Key to reliever Baragar's impressive streak

May 15th, 2021

Before the Giants faced the Pirates on Friday night, left-handed reliever Caleb Baragar was asked if he remembered the last time he had given up an earned run.

“Houston, I think,” Baragar answered correctly. “Something like that.”

It was Aug. 12, 2020, to be precise. That day, Baragar was tagged for four runs over two-thirds of an inning against the Astros at Minute Maid Park, marking the third consecutive game in which he’d been roughed up in his rookie season for the Giants.

Over his next 30 outings, though, Baragar was nearly spotless, logging 25 1/3 innings without giving up an earned run. That streak came to an end after he surrendered two runs (one earned) in the 11th inning of the Giants’ 3-2 walk-off loss to the Pirates. 

“I try not to think about that, to be honest,” Baragar said before the game. “I’m just trying to go out there every day and do my job. I’m not really shooting for a scoreless streak. I have had some outings that I haven’t been super thrilled with, even though the results have been good.”  

Even after Friday night’s hiccup, Baragar still has a 0.77 ERA in 11 2/3 innings over his first 15 appearances of the 2021 campaign and has begun to earn more opportunities to pitch in high-leverage situations. 

The Giants have been looking for more reliable arms to emerge out of their bullpen, which entered Friday with a 4.09 ERA that ranked 21st in the Majors. Jake McGee and Tyler Rogers have been the bulwarks at the back end of the bullpen, but the rest of the group has been erratic thus far. Reyes Moronta (right flexor strain) and José Álvarez (right ankle sprain) are currently on the injured list, and Matt Wisler, Camilo Doval and Jarlin García have endured rough patches to start the season.

Baragar was primarily a starter in the Minors, but he transitioned to the bullpen after debuting with the Giants last year. He said he’s more comfortable with the relief role in his second season in the Majors, where he’s adopted a fastball-heavy approach much like McGee, who threw his heater 96.4% of the time in 2020.

Baragar has upped his fastball usage from 74.5% in 2020 to 80% this season, but he’s still mixing in his slider, which was an area of focus for him during Spring Training.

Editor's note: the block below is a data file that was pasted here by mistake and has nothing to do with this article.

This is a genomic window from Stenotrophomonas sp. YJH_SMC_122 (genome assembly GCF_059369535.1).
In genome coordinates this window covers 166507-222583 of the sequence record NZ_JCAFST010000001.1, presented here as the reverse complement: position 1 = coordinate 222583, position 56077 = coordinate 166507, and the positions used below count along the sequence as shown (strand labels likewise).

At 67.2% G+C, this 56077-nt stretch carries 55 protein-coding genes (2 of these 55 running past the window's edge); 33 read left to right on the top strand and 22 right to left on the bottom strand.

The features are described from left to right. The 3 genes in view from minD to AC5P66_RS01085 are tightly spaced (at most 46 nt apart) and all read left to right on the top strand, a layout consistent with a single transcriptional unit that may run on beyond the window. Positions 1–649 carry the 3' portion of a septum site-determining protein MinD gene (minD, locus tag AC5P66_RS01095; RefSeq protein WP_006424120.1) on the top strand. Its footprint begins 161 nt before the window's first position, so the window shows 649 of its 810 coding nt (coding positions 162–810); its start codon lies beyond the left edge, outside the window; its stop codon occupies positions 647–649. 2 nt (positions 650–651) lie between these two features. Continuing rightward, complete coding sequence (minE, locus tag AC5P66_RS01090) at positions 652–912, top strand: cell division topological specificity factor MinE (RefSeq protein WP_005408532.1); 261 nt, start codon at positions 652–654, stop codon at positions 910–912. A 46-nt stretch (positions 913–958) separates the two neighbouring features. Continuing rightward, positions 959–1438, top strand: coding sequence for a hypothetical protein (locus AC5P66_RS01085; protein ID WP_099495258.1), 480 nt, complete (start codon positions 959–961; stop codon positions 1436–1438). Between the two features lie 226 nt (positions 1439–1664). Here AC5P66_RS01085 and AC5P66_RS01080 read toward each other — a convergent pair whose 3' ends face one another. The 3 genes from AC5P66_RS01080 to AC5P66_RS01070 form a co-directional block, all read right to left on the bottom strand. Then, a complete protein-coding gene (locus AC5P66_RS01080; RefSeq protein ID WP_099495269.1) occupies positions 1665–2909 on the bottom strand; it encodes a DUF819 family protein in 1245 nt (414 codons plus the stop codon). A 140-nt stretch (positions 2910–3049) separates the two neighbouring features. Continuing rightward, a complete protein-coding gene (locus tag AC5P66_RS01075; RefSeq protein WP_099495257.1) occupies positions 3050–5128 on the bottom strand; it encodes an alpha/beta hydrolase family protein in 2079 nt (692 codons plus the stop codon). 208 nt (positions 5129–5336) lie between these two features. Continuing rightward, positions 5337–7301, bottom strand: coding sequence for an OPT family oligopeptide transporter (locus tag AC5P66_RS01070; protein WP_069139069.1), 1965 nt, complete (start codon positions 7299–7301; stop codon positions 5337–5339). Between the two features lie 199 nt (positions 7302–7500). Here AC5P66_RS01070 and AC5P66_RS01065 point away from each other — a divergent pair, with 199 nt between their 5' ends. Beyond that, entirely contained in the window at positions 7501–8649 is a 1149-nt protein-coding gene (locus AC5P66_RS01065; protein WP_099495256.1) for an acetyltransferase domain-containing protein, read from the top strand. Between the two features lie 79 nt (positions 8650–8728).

“I feel pretty good with it now,” Baragar said. “I'm starting to get some confidence, which is something I really lacked last year with my offspeed pitches, for sure. It's nice to be able to have something I can throw for a strike other than a fastball and be confident that I'm able to throw another wrinkle in there. It kind of gives me a little bit more wiggle room when my fastball command is not as good as it was towards the end of last year. This year, being able to throw that slider has really been able to help me ... pitch more instead of just throw, if that makes sense.”

Manager Gabe Kapler admitted that he wasn’t aware of Baragar’s streak, but he said he’s been pleased with the strides the 27-year-old has taken over the last couple of seasons with the Giants.

“He's historically a strike-thrower,” Kapler said. “I think what made him so effective last year was he came in the game, he knew that his fastball was his weapon, and he attacked the strike zone with his fastball. Sometimes the ball got hit hard, and we'd run it down and catch it. Sometimes it was a pop up or a swing and miss, but we just felt a lot of confidence that he could repeat his delivery and throw strikes.

“His stuff has come and gone a little bit, but he hasn't stopped attacking with his pitches. I think that's given him an opportunity to have a run like the one you mentioned. I have to go dig into that a little bit more, but he's a guy that we depended on last year, and we're going to continue to depend on going forward.”